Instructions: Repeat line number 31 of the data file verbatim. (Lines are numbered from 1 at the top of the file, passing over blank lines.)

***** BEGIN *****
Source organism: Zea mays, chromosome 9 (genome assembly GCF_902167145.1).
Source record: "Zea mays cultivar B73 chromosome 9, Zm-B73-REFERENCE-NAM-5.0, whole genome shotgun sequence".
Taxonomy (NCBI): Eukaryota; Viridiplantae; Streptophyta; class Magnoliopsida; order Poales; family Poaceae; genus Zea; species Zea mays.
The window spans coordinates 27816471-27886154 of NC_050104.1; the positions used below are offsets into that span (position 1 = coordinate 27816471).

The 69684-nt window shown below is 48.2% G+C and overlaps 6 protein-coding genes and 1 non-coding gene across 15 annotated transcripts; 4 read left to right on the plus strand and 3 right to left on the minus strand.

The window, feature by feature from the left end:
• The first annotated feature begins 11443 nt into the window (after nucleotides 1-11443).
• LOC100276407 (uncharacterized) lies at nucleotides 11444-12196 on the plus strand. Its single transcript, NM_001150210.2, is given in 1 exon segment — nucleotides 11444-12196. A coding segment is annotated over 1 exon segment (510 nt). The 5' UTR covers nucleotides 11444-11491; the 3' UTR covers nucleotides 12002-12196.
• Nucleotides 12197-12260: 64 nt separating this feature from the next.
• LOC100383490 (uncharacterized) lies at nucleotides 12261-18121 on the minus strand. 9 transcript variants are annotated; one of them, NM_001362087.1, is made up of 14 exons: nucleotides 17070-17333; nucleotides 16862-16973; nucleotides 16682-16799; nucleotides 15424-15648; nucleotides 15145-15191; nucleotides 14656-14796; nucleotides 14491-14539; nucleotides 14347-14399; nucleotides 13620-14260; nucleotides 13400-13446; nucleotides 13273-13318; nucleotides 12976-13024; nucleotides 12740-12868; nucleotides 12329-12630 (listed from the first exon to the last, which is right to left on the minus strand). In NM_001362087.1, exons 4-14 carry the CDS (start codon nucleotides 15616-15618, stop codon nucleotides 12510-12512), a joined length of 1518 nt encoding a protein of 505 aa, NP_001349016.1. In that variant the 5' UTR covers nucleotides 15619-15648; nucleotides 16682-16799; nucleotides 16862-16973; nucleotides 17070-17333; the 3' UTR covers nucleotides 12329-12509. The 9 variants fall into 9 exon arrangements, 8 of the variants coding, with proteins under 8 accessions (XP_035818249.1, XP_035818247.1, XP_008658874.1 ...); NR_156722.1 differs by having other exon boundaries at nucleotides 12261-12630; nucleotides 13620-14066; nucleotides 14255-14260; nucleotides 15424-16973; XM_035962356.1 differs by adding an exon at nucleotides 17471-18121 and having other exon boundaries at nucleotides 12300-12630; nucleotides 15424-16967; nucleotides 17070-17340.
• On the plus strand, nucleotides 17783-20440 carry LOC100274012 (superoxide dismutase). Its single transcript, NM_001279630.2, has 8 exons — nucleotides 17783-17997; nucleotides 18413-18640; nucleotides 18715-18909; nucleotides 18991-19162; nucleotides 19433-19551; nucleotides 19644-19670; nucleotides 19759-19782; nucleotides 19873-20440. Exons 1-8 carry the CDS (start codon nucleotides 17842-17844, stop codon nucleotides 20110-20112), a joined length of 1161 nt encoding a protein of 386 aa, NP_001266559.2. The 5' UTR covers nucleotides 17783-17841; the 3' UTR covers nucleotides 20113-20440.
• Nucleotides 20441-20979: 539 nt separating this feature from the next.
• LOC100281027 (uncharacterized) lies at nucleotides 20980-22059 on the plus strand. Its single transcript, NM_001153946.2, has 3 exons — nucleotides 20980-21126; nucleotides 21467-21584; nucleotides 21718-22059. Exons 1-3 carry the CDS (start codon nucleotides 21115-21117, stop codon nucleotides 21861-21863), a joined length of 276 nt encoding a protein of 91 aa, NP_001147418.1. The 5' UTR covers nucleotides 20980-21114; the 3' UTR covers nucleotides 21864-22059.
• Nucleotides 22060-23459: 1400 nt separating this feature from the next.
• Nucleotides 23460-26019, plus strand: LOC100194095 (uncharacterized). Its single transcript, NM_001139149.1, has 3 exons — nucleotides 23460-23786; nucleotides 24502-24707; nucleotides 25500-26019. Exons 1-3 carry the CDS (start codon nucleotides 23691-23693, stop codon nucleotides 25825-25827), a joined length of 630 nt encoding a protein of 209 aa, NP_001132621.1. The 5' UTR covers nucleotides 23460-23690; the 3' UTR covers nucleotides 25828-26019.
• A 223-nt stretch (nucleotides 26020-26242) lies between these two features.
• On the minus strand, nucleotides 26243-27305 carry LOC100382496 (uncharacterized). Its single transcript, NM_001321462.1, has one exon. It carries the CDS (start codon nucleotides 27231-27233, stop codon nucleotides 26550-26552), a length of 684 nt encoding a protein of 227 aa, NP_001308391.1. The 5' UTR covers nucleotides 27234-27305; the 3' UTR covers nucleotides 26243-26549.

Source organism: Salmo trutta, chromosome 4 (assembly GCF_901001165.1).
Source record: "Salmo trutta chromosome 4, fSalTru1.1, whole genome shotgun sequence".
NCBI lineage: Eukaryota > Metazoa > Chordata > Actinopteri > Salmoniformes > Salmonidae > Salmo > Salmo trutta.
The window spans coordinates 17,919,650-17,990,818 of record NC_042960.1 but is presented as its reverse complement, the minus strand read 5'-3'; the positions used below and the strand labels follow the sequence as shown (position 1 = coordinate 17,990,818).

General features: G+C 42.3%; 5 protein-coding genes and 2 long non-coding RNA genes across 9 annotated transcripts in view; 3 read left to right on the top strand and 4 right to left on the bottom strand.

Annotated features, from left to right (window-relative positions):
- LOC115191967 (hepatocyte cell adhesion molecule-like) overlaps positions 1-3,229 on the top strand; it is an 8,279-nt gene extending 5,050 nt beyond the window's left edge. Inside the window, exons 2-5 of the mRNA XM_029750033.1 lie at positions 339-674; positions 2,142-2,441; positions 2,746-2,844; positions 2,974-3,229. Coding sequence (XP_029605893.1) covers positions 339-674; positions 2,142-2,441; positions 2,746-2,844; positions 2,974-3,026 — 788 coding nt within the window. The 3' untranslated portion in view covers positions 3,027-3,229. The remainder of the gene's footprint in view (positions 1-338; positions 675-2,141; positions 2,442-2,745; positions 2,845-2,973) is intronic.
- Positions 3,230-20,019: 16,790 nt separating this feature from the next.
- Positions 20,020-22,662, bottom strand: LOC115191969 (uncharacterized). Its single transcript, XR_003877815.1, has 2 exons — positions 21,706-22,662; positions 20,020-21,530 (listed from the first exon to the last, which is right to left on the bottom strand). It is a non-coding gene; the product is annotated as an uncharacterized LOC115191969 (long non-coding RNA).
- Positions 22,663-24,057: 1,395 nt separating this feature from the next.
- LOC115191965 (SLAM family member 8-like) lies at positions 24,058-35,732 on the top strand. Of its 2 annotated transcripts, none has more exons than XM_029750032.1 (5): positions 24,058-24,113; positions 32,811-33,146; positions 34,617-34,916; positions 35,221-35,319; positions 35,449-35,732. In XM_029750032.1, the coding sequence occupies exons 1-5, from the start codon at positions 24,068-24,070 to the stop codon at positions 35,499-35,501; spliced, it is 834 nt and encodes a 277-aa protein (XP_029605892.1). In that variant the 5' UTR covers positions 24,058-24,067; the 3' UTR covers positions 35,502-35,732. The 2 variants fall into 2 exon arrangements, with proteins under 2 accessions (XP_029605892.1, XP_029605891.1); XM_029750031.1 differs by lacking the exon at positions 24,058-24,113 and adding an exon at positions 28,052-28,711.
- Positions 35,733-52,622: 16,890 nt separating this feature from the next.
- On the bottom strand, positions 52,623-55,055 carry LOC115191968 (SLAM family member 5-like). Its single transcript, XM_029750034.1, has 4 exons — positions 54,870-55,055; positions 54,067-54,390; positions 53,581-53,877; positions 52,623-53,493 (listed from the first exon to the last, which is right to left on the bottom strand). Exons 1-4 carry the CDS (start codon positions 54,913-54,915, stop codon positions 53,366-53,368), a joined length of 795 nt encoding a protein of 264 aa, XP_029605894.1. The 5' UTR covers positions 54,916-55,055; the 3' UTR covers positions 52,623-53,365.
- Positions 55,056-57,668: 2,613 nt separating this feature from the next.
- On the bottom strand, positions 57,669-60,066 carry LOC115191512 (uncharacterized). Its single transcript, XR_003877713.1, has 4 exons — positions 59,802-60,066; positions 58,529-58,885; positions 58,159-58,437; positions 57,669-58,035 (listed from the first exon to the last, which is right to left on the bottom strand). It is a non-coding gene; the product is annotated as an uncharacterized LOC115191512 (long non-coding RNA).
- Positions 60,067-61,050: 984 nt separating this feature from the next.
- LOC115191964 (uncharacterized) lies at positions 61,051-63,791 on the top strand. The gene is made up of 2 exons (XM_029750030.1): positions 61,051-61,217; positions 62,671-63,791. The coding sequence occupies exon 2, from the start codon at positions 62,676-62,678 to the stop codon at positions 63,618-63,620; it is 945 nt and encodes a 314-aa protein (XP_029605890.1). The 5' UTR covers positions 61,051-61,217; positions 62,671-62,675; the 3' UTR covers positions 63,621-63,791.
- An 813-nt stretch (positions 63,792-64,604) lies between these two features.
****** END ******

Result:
- Positions 55,056-57,668: 2,613 nt separating this feature from the next.